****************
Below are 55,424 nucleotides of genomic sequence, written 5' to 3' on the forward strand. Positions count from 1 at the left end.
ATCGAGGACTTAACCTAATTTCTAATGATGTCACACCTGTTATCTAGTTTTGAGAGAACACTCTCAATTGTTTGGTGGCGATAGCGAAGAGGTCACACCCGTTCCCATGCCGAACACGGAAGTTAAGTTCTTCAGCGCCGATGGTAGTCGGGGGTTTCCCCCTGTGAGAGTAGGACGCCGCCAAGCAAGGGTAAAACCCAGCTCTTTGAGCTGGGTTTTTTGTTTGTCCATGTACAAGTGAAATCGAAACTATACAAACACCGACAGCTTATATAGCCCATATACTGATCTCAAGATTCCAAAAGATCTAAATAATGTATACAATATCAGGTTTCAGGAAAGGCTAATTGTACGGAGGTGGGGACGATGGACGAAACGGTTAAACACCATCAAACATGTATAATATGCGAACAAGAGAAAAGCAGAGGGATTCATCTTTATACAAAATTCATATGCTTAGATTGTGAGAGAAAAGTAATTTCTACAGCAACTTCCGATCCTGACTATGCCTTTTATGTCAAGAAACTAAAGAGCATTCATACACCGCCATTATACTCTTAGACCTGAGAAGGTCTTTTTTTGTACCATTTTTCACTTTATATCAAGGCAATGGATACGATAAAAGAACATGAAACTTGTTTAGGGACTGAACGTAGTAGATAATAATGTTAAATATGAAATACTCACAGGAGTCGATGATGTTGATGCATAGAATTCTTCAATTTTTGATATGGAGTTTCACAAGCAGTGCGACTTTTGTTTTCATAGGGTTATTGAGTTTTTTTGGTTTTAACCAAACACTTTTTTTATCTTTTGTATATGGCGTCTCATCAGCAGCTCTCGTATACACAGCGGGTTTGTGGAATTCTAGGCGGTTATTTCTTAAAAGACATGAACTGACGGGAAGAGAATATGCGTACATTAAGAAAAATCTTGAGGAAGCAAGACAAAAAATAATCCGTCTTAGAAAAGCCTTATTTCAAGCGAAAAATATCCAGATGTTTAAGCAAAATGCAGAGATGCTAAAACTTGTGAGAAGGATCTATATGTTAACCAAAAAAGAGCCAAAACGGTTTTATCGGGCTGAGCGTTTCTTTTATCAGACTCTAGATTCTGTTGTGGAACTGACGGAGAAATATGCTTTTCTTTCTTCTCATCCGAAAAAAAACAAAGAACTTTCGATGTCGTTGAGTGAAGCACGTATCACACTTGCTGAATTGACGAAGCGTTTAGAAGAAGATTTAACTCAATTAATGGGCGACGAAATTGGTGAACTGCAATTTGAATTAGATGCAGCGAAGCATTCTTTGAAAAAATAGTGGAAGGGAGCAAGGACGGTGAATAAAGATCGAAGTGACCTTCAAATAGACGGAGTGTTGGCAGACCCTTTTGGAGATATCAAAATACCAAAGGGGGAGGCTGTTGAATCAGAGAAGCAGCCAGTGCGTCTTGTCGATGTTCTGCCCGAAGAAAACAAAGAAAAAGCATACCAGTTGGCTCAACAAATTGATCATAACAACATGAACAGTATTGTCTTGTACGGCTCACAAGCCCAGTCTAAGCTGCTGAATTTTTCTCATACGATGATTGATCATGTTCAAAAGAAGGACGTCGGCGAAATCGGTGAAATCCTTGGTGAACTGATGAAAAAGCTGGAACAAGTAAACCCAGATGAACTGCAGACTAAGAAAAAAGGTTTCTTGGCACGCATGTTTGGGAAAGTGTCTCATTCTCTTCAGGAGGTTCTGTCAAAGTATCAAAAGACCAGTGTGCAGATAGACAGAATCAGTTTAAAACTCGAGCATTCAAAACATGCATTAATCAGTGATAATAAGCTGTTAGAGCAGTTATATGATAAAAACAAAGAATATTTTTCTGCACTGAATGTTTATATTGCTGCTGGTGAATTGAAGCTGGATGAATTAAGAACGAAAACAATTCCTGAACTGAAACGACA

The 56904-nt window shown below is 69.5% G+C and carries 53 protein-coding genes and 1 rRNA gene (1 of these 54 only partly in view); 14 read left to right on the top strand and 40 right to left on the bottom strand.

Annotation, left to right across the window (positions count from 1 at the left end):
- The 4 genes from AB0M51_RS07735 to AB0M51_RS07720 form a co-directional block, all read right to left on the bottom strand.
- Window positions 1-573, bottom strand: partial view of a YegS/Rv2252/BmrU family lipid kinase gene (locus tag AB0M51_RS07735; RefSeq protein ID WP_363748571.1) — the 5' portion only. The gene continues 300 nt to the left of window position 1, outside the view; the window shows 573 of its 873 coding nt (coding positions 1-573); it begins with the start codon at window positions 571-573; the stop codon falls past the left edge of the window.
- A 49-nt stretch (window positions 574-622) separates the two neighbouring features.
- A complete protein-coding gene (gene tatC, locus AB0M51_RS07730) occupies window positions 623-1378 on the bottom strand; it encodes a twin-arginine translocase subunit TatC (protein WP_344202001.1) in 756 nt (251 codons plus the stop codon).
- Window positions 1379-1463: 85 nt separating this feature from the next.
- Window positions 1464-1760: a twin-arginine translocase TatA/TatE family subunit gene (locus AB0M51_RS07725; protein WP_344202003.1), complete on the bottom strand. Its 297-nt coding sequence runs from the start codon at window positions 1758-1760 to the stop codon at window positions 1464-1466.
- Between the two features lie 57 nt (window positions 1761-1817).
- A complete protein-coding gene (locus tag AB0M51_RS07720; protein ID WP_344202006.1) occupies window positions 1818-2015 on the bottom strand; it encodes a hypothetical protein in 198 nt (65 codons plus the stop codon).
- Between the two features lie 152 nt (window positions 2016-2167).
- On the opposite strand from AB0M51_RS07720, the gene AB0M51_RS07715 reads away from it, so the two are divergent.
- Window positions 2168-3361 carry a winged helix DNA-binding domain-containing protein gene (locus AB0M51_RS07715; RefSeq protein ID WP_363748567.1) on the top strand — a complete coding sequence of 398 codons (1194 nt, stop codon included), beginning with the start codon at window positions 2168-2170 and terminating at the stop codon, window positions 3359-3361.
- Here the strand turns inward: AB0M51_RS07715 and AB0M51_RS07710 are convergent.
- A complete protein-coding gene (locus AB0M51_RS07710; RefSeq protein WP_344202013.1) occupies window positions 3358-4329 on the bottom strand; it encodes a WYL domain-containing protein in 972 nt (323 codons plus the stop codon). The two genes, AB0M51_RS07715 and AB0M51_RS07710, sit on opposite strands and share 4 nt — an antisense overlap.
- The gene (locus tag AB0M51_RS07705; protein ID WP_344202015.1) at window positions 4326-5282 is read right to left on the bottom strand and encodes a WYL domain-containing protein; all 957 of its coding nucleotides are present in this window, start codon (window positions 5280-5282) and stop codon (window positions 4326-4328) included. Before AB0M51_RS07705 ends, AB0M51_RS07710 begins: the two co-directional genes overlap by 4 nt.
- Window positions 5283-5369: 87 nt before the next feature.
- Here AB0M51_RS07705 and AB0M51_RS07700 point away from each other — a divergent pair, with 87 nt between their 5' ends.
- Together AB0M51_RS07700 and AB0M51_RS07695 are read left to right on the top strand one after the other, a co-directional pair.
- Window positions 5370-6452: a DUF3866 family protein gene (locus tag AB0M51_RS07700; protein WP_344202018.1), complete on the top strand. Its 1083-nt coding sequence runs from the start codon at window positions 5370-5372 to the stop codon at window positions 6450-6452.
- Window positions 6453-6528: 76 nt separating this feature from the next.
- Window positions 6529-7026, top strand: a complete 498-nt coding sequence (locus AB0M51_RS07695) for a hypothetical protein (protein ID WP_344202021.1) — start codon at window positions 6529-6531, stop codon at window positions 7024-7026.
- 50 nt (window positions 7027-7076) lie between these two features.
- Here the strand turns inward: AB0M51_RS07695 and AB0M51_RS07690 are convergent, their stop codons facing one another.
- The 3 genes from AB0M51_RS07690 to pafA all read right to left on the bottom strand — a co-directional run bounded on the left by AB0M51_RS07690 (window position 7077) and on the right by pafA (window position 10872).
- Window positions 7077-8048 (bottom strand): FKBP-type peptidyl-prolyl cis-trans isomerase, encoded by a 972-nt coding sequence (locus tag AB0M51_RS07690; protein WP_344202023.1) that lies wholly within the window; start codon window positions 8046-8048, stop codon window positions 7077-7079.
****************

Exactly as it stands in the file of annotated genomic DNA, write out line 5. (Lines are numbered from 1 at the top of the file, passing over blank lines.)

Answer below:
- The 4 genes from AB0M51_RS07735 to AB0M51_RS07720 form a co-directional block, all read right to left on the bottom strand.